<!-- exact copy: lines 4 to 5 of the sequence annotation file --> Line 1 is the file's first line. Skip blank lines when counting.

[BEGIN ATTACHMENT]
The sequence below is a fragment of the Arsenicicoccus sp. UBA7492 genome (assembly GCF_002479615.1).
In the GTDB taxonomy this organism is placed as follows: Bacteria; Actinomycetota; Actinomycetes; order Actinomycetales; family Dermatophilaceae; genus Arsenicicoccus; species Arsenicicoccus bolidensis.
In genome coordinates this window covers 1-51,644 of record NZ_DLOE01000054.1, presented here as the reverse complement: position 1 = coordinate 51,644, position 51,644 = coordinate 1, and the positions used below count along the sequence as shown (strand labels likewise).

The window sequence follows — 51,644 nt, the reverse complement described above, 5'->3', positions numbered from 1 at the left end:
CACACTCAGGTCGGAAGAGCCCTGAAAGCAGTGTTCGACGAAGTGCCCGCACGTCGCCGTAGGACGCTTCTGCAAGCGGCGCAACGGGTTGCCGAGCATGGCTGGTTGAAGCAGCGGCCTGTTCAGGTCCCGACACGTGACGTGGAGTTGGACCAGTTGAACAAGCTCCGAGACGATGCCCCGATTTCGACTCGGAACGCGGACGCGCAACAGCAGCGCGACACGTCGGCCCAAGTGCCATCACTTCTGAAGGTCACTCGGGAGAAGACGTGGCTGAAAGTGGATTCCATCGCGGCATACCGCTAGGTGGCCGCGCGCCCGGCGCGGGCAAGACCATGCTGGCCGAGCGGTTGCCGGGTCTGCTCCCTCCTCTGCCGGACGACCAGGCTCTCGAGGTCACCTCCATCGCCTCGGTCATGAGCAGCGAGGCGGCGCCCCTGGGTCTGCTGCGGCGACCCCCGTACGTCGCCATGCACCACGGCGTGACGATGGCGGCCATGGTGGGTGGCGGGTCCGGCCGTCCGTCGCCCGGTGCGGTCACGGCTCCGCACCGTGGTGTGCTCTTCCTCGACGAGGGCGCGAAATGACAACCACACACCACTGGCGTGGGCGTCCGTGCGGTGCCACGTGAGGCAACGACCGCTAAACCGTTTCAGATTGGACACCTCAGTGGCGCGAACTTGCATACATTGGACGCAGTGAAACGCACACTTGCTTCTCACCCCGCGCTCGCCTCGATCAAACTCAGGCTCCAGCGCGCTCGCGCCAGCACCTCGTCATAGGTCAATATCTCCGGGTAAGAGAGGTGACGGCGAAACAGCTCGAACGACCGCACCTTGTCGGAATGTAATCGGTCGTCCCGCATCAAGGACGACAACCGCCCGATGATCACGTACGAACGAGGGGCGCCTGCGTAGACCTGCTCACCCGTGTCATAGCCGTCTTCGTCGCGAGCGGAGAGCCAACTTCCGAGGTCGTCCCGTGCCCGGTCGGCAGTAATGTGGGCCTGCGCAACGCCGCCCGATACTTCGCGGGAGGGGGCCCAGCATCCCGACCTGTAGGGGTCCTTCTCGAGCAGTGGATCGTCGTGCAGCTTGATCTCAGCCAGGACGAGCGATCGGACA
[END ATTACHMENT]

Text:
The window sequence follows — 51,644 nt, the reverse complement described above, 5'->3', positions numbered from 1 at the left end:
CACACTCAGGTCGGAAGAGCCCTGAAAGCAGTGTTCGACGAAGTGCCCGCACGTCGCCGTAGGACGCTTCTGCAAGCGGCGCAACGGGTTGCCGAGCATGGCTGGTTGAAGCAGCGGCCTGTTCAGGTCCCGACACGTGACGTGGAGTTGGACCAGTTGAACAAGCTCCGAGACGATGCCCCGATTTCGACTCGGAACGCGGACGCGCAACAGCAGCGCGACACGTCGGCCCAAGTGCCATCACTTCTGAAGGTCACTCGGGAGAAGACGTGGCTGAAAGTGGATTCCATCGCGGCATACCGCTAGGTGGCCGCGCGCCCGGCGCGGGCAAGACCATGCTGGCCGAGCGGTTGCCGGGTCTGCTCCCTCCTCTGCCGGACGACCAGGCTCTCGAGGTCACCTCCATCGCCTCGGTCATGAGCAGCGAGGCGGCGCCCCTGGGTCTGCTGCGGCGACCCCCGTACGTCGCCATGCACCACGGCGTGACGATGGCGGCCATGGTGGGTGGCGGGTCCGGCCGTCCGTCGCCCGGTGCGGTCACGGCTCCGCACCGTGGTGTGCTCTTCCTCGACGAGGGCGCGAAATGACAACCACACACCACTGGCGTGGGCGTCCGTGCGGTGCCACGTGAGGCAACGACCGCTAAACCGTTTCAGATTGGACACCTCAGTGGCGCGAACTTGCATACATTGGACGCAGTGAAACGCACACTTGCTTCTCACCCCGCGCTCGCCTCGATCAAACTCAGGCTCCAGCGCGCTCGCGCCAGCACCTCGTCATAGGTCAATATCTCCGGGTAAGAGAGGTGACGGCGAAACAGCTCGAACGACCGCACCTTGTCGGAATGTAATCGGTCGTCCCGCATCAAGGACGACAACCGCCCGATGATCACGTACGAACGAGGGGCGCCTGCGTAGACCTGCTCACCCGTGTCATAGCCGTCTTCGTCGCGAGCGGAGAGCCAACTTCCGAGGTCGTCCCGTGCCCGGTCGGCAGTAATGTGGGCCTGCGCAACGCCGCCCGATACTTCGCGGGAGGGGGCCCAGCATCCCGACCTGTAGGGGTCCTTCTCGAGCAGTGGATCGTCGTGCAGCTTGATCTCAGCCAGGACGAGCGATCGGACA